Introduction: Learning to Engage

Joe Curnow | University of Manitoba
Tanner Vea | Pennsylvania State University
Posted 20 February 2021

(Descriptive text follows the bios and recommended citation below.)

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Joe Curnow is Assistant Professor at University of Manitoba. Joe’s scholarship sits at the nexus of the learning sciences, social movement studies, and equity studies. Her research examines how people come to understand social problems systemically and how they learn about issues of race and colonialism, gender and patriarchy, and class and capitalism through their activism. Joe has worked as a social movement, labour, and community organizer.

Tanner Vea is Assistant Professor of Learning, Design, and Technology and Learning Sciences at Pennsylvania State University. He is also Affiliate Faculty with the Rock Ethics Institute. His research examines learning in the context of social and political change, as well as how political and ethical concerns shape design practices in educational settings.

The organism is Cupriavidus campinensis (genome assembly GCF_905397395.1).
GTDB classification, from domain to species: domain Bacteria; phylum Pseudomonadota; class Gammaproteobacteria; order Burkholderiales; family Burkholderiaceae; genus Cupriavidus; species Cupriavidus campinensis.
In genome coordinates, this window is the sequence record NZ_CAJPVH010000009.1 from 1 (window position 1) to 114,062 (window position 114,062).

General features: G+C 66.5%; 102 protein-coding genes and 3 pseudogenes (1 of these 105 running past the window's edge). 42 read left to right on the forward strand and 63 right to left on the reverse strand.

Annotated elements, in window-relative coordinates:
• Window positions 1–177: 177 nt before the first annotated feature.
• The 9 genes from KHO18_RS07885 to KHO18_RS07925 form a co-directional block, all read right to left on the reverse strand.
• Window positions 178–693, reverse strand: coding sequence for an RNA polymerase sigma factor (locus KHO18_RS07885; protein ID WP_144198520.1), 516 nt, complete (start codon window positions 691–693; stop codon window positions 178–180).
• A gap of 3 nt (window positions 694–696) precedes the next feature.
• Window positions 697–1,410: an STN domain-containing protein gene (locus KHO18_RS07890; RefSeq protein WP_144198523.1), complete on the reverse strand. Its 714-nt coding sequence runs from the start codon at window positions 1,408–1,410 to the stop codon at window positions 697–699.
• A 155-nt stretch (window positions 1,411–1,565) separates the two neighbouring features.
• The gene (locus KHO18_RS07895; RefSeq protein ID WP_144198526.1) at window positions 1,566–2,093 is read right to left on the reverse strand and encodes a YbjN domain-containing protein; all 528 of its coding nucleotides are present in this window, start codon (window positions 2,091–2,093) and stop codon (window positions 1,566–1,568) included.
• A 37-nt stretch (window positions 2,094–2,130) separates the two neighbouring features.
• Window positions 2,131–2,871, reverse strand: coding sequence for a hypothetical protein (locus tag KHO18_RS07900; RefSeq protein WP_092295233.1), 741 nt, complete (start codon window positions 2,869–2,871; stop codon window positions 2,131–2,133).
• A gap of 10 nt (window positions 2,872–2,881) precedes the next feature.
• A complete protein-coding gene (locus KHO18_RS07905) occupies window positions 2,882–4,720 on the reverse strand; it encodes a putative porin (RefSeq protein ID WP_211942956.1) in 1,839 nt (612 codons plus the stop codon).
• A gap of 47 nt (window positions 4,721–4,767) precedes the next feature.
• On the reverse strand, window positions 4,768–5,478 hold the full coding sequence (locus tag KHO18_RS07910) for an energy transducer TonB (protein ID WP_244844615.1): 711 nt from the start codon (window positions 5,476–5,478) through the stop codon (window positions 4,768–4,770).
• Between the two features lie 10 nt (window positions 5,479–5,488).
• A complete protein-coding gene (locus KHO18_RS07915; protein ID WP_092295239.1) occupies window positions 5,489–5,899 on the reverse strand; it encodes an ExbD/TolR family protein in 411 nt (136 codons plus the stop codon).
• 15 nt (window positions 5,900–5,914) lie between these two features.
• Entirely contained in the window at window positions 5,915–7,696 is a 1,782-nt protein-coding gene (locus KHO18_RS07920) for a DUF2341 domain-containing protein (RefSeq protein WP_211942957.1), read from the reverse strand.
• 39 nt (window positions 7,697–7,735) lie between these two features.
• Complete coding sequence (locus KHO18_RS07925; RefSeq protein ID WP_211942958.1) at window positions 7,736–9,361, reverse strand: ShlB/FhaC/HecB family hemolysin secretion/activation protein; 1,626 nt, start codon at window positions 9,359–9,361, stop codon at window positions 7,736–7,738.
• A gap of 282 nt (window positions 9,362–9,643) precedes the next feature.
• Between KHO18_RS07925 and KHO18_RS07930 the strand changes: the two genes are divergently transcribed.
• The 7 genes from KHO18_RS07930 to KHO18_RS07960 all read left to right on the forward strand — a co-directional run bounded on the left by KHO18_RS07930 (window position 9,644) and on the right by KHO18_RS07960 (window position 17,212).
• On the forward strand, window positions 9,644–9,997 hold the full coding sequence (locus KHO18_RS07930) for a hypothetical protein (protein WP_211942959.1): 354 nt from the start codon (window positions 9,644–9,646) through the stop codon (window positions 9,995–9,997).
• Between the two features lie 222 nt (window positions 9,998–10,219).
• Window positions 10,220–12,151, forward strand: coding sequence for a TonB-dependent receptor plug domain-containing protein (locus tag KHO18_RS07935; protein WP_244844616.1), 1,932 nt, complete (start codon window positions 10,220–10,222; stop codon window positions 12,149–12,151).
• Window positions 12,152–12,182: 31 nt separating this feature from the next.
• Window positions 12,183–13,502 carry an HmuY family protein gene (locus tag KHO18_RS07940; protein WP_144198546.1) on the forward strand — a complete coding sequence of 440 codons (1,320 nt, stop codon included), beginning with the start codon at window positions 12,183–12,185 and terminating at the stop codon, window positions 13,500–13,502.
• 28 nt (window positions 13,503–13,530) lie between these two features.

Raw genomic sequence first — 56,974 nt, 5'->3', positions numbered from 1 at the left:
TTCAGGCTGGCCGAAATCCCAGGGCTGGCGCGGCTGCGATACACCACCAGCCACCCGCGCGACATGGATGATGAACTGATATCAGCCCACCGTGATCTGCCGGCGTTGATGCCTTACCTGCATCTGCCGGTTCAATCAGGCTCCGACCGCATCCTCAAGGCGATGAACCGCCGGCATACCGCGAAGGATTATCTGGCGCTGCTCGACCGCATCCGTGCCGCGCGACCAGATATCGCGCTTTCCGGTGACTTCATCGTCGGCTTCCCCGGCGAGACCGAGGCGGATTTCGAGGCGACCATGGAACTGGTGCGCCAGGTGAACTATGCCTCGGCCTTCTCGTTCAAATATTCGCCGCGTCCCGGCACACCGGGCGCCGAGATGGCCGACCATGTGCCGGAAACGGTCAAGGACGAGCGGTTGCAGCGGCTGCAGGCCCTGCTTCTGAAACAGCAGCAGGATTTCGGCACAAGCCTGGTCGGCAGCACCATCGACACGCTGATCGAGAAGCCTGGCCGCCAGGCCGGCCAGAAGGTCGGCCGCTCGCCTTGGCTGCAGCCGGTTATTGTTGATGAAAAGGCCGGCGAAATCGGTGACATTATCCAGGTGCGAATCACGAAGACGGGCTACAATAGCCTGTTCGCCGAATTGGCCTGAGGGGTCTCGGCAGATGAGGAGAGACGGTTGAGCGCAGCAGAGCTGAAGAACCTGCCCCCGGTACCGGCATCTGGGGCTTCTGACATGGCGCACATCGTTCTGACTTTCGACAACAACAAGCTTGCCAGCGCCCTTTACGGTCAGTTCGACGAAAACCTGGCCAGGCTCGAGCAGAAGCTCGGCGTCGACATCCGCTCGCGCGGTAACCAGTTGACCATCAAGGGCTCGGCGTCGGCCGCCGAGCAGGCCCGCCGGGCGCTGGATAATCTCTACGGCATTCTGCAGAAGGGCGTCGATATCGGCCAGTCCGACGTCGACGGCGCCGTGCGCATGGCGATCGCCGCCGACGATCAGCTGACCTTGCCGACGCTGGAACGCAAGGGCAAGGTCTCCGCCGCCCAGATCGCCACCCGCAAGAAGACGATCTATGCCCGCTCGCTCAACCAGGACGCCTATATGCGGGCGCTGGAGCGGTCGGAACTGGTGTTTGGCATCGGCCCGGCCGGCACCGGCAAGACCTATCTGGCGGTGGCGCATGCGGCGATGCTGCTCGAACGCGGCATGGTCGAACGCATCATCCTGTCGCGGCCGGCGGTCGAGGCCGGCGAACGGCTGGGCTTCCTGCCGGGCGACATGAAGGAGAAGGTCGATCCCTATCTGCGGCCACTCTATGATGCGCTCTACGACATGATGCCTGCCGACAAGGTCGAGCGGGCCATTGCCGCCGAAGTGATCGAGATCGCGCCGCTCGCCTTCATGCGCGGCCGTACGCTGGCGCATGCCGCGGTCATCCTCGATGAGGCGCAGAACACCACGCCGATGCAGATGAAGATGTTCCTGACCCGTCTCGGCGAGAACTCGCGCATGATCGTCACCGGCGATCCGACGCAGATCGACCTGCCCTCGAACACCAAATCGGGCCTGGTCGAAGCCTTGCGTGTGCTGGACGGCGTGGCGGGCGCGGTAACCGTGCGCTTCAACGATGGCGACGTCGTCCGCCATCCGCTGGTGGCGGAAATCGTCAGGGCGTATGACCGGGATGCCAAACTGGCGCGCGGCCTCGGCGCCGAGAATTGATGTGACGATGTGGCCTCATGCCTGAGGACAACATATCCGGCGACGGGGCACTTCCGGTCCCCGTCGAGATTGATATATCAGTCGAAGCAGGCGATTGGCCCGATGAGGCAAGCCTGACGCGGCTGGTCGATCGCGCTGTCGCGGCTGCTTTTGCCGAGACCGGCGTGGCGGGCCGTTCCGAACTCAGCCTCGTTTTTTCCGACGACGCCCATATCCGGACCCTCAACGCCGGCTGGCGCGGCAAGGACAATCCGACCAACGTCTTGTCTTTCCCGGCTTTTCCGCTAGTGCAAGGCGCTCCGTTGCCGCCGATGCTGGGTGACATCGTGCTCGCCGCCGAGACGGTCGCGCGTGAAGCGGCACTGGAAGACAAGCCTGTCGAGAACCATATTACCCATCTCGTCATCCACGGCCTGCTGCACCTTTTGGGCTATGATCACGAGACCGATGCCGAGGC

Andrew Kohan can’t decide what he wants to be when he grows up, but for now he’s a working comics artist and illustrator regularly making trouble at Winnipeg City Hall. A trained community organizer with roots in the HIV/AIDS movement, he’s made art and noise with grassroots activists in DC, Chicago, Cleveland, and Toronto. More of his work is available at

Recommended citation:

Curnow, Joe, Tanner Vea, and Andrew Kohan. “Introduction: Learning to Engage.” Sequentials, vol. 2, no. 1, 2021.

Text descriptions of page images:

Page 1

Text: “In Summer 2019, we hosted the Learning to Engage conference, a place for learning scientists to collaborate on our work for justice-focused research that centres learning and civic engagement.”

Comic image: Polaroid photo of a multiracial group of 14 people standing on stairs at the Learning to Engage conference.

Text: “Funded by the Spencer Foundation, we spent a week thinking through how learning matters in community organizations, social movements, classrooms, and informal learning environments.”

Comic image: Three polaroid photos. Photo image 1: A group of six people sitting around a small table in front of a white board with flip chart paper taped to it. Photo image 2: Three people sitting at a conference table working. Photo image 3: Four people outside in a park talking. Two are standing, one is sitting in the grass, one is lying down.